Victims of Trafficking and Violence Protection Act of 2000
|Other short titles||William Wilberforce Trafficking Victims Protection Reauthorization Act|
To combat trafficking in persons, especially into the sex trade, slavery, and involuntary servitude, to reauthorize certain Federal programs to prevent violence against women, and for other purposes.
|Enacted by||the 106th United States Congress|
|Effective||October 28, 2000|
|Acts amended||2003, 2006, 2008|
The Trafficking Victims Protection Act (TVPA) is a federal statute passed into law in 2000 by the U.S. Congress and signed by President Clinton. The law was later reauthorized by Presidents Bush and Obama. The TVPA has the ability to authorize protections for undocumented immigrants who are victims of severe forms of trafficking 
The Trafficking Victims Protection Act was subsequently renewed in 2003, 2006, 2008 (when it was renamed the William Wilberforce Trafficking Victims Protection Reauthorization Act of 2008). The law lapsed in 2011. In 2013, the entirety of the Trafficking Victims Protection was attached as an amendment to the Violence Against Women Act and passed. There are two stipulations an applicant has to meet in order to receive the benefits of the T-Visa. First, a victim of trafficking must prove/admit to being a victim of a severe form of trafficking and second must be a part of the prosecution of his or her trafficker. This law does not apply to immigrants seeking admission to the United States for other immigration purposes.
Since the law requires the applicant to become part of the prosecution of his or her trafficker, trafficked persons may be fearful of retaliation upon the self or the family and thus serves as a major deterrent to individuals even considering application. The law contains provisions for protection of those who are categorized as victims of human trafficking, primarily for sex, smuggling, and forced labor forms of exploitation.
The TVPA allowed for the establishment of the Department of State's Office to Monitor and Combat Trafficking in Persons, which coordinates with foreign governments to protect trafficking victims, prevent trafficking, and prosecute traffickers.
- Justice for Victims of Trafficking Act of 2013 (H.R. 3530; 113th Congress) - this bill would establish in the Treasury the Domestic Trafficking Victims' Fund into which such penalties shall be deposited and which shall be used in FY2015-FY2019 to award grants or enhance victims' programming under the Trafficking Victims Protection Act of 2000, the Trafficking Victims Protection Reauthorization Act of 2005, and the Victims of Child Abuse Act of 1990. The bill would also amend the Trafficking Victims Protection Act of 2000 to direct the United States Secretary of Health and Human Services (HHS) to make a determination, based on credible evidence, that a covered individual (i.e., a U.S. citizen or a permanent resident) has been a victim of a severe form of trafficking. It was scheduled to be voted on in the House on May 20, 2014 under a suspension of the rules.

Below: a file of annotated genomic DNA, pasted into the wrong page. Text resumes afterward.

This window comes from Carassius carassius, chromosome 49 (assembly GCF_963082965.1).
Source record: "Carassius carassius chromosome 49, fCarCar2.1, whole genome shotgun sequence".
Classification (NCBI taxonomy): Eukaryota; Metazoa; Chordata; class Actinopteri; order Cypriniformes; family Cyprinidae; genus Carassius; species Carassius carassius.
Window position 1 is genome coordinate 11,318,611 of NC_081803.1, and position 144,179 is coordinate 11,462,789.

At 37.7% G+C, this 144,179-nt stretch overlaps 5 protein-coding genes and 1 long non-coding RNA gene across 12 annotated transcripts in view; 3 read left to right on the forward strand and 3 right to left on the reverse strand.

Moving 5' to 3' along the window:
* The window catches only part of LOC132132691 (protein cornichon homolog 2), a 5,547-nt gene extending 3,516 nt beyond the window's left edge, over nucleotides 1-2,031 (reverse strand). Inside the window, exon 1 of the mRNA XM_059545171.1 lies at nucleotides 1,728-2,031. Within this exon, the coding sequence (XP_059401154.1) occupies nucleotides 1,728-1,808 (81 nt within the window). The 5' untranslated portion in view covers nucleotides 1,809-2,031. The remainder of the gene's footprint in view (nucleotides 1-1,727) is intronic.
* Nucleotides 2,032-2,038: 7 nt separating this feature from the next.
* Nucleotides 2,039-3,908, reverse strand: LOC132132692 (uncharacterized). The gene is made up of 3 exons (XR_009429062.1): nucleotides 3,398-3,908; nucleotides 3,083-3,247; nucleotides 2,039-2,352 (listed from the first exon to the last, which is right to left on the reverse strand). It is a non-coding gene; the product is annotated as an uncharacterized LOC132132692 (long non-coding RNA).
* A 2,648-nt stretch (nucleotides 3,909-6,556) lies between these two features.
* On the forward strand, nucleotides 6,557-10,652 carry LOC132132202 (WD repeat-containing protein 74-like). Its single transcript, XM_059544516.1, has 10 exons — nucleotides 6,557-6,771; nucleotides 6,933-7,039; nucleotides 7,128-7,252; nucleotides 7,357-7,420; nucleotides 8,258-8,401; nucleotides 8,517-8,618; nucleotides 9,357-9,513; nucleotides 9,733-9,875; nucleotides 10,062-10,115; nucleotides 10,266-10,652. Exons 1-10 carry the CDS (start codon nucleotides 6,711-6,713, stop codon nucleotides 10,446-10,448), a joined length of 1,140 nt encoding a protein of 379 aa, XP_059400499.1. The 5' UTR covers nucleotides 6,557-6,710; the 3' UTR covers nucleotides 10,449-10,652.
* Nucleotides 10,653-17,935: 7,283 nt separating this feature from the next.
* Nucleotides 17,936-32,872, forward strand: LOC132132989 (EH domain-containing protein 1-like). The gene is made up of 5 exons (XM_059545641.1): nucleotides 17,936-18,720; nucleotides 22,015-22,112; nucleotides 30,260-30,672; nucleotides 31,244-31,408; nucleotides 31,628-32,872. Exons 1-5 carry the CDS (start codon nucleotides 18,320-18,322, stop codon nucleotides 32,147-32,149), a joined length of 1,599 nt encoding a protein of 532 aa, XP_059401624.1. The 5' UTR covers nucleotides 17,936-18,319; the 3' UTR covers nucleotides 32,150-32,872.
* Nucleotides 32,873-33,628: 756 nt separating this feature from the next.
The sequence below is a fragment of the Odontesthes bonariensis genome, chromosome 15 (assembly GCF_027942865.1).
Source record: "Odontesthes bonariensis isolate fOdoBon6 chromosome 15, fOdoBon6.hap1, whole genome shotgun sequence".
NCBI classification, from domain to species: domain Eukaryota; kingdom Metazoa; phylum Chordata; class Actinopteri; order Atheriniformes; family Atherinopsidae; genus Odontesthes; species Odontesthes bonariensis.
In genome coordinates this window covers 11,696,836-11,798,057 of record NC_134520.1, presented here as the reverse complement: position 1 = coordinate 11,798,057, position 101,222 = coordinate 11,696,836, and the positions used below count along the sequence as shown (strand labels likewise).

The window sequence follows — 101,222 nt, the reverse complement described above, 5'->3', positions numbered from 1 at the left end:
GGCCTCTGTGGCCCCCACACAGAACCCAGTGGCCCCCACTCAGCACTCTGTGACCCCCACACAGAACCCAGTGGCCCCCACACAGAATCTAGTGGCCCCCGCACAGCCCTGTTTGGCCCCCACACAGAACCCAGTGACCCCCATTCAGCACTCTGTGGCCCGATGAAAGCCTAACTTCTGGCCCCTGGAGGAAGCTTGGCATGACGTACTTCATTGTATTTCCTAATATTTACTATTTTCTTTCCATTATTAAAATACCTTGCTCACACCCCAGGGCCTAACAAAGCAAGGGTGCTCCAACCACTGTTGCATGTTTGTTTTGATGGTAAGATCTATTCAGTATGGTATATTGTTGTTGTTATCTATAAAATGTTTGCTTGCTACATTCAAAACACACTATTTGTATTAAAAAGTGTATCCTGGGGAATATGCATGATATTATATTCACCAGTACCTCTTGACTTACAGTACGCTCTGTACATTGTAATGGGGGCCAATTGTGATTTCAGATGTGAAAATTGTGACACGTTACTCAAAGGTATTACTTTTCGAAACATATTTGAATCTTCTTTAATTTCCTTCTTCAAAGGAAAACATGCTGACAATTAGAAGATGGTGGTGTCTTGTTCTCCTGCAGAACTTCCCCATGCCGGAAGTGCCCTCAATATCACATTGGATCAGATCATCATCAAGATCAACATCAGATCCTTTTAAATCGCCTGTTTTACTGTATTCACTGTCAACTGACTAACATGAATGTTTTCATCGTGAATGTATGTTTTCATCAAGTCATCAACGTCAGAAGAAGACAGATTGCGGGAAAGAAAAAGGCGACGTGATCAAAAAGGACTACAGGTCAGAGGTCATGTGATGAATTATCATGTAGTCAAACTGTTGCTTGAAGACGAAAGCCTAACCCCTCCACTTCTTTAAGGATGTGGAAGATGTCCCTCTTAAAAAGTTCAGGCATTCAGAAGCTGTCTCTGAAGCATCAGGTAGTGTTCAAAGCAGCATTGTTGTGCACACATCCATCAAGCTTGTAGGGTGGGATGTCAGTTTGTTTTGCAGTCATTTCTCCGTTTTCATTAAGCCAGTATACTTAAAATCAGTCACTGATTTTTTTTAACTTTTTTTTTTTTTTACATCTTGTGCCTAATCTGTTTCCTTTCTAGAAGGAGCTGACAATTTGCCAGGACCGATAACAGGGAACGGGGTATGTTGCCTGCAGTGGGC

- Human Trafficking Prevention Act (H.R. 4449; 113th Congress) - this bill would require regular training and briefings for some federal government personnel to raise awareness of human trafficking and help employees spot cases of it.
- Human trafficking
- Human trafficking in the United States
- United States Department of State
- Office to Monitor and Combat Trafficking in Persons
- Bureau of International Labor Affairs
- "About Us." U.S. Department of State. Office to Monitor and Combat Trafficking in Persons, n.d. Web. 01 Apr. 2013.
- Victims of Trafficking and Violence Protection Act of 2000
- INVOLUNTARY SERVITUDE, FORCED LABOR, and SEX TRAFFICKING STATUTES ENFORCED at the Department of Justice
- National Geographic September 2003 pp 23.
- List of Goods Produced by Child Labor or Forced Labor